OWASP Top Ten Series: Insecure Direct Object References
An Insecure Direct Object Reference vulnerability occurs when data in an application is exposed without appropriate checks being made before the access is granted. The data could include files, personal information, data sets, or any other information that a web application has access to.
A simple example could be as follows. A web application is using an alphanumeric code in a URL to provide an authorised user access to a set of data. For example:
This looks pretty innocuous. But what if the parameter a=23tfs194583 is a reference number linked to a set of records in the web application data store? Could a similar alphanumeric sequence also be a reference to a different set of data? If the user of the web application changed the URL so that the parameter was slightly different, say changed the last 3 to a 2 like this:
and the parameter a=23tfs194582 is a valid reference number, would it display data to the user that they shouldn’t see? This is an Insecure Direct Object Reference. If authorised users of a web application can see reference parameters such as this, and can change them in URLs or any other place in the application, then there is a potential for data to be exposed to people who shouldn’t see it. This is especially true if the web application security model places too much trust on the initial authentication of users.
Not all Insecure Direct Object Reference vulnerabilities show up as parameters on screen. It’s possible for reference data to be returned from a web application in data that is under the hood. For example, JSON or XML data could be returned but not displayed. Users with knowledge of parsing JSON or XML files could inspect these, or use a tool to do it, and get access to data that could allow them to construct a request for data they are not meant to see.
How to protect against Insecure Direct Object Reference vulnerabilities
This type of vulnerability actually highlights two types of security flaw. Firstly, it’s a bad idea to display direct object references to users. It’s very unlikely they need to know them to use an application and doing so just creates a risk. Not just due to the scenario outlined above were the user changes the reference themselves. Displaying references also opens them up to being copied by people who see them on screen. The second type of security flaw that is highlighted here is related to the word insecure in the vulnerability name. Allowing access to data without doing an authorisation check at the time of access is a wide open door to data loss. It should never be assumed that an authenticated user of a web application has the rights to access any data that is requested during their session. All requests for data should be checked against permissions and access control lists for the data in question each time an access request is made.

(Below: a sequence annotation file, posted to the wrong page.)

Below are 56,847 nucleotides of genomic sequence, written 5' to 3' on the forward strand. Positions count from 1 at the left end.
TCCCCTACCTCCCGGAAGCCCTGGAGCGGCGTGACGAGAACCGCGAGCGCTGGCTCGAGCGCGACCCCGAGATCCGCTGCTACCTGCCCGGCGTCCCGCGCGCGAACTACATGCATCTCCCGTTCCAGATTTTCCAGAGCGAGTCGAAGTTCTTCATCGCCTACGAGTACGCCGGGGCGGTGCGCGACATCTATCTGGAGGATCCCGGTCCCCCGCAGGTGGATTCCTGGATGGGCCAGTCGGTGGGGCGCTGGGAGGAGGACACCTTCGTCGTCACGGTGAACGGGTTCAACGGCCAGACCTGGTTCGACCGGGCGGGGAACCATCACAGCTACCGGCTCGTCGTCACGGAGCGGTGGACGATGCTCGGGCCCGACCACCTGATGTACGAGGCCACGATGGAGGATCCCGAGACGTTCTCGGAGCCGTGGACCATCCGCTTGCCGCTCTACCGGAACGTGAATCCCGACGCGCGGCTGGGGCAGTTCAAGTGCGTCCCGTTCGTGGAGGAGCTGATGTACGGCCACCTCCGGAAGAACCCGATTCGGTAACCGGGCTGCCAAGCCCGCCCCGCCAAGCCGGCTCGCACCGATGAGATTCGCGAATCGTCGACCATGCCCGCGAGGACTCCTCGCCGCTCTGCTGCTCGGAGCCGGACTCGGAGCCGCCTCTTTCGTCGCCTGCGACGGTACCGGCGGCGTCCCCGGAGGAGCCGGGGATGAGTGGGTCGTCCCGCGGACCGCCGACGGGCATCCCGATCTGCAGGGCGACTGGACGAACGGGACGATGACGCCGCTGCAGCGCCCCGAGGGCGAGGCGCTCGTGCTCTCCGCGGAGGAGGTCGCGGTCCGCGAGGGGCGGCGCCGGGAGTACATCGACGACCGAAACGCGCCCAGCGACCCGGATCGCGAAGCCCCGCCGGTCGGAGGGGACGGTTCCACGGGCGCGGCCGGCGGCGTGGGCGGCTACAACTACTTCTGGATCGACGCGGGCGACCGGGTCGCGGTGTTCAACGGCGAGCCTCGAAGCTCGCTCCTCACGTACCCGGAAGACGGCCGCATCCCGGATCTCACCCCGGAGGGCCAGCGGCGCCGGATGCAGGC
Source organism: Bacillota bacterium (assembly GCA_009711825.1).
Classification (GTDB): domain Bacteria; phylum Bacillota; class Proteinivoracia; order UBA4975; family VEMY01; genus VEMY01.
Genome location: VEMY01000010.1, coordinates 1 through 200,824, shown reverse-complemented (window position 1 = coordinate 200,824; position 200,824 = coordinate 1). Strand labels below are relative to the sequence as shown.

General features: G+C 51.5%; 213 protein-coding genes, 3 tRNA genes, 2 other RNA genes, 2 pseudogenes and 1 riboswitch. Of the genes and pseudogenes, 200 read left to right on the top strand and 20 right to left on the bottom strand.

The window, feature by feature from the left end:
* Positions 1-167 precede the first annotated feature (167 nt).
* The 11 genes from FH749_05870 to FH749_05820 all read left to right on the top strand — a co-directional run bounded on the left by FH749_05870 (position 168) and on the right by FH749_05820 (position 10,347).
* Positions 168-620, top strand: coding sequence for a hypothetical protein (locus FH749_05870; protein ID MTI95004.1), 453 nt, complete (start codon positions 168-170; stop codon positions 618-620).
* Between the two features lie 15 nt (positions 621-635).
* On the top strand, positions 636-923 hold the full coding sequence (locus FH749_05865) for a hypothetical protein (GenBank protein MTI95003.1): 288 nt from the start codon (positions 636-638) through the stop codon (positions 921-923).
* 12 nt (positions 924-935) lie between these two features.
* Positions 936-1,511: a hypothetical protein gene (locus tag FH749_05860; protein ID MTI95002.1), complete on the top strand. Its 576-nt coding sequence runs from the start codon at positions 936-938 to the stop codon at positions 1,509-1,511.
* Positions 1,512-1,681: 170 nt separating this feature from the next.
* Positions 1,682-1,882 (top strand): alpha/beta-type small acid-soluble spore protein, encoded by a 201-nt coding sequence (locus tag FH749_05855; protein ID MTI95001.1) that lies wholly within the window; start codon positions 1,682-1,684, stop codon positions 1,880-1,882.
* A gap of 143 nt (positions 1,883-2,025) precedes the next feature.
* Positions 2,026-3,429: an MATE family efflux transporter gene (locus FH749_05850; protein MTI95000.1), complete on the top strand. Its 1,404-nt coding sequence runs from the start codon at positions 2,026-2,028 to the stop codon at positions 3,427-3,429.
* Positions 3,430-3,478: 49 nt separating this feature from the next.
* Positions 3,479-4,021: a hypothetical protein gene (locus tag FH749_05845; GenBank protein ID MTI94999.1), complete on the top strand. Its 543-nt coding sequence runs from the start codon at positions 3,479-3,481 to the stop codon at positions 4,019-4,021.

If an application needs to use some form of reference to provide access to data, then these should be obfuscated so their is no discernible pattern to them. They should also be randomised if possible so that the same reference can’t be reused to get access to the data set. It should be emphasised that obfuscation should not be seen as a substitute for a secure access control mechanism to data. Implement proper access controls to data first and then layer obfuscation over that underlying security procedure.
As stated in other articles covering the OWASP Top 10 it’s vital that systems are kept up to date with the latest software versions. Security vulnerabilities and bugs are constantly being discovered and fixed. General network security infrastructure should be kept up to date as well. Firewalls, content checkers, anti-malware systems and Load Balancers should be running the latest software patches. Additional security tools should also be deployed and kept up to date. The KEMP Web Application Firewall Pack (AFP) for LoadMaster includes tools that continuously monitor traffic to application and web servers. It detects and counters known vulnerabilities, including those outlined by OWASP. The AFP pack is updated constantly by KEMP security experts so that vulnerabilities developers and system administrators may not have heard about are countered.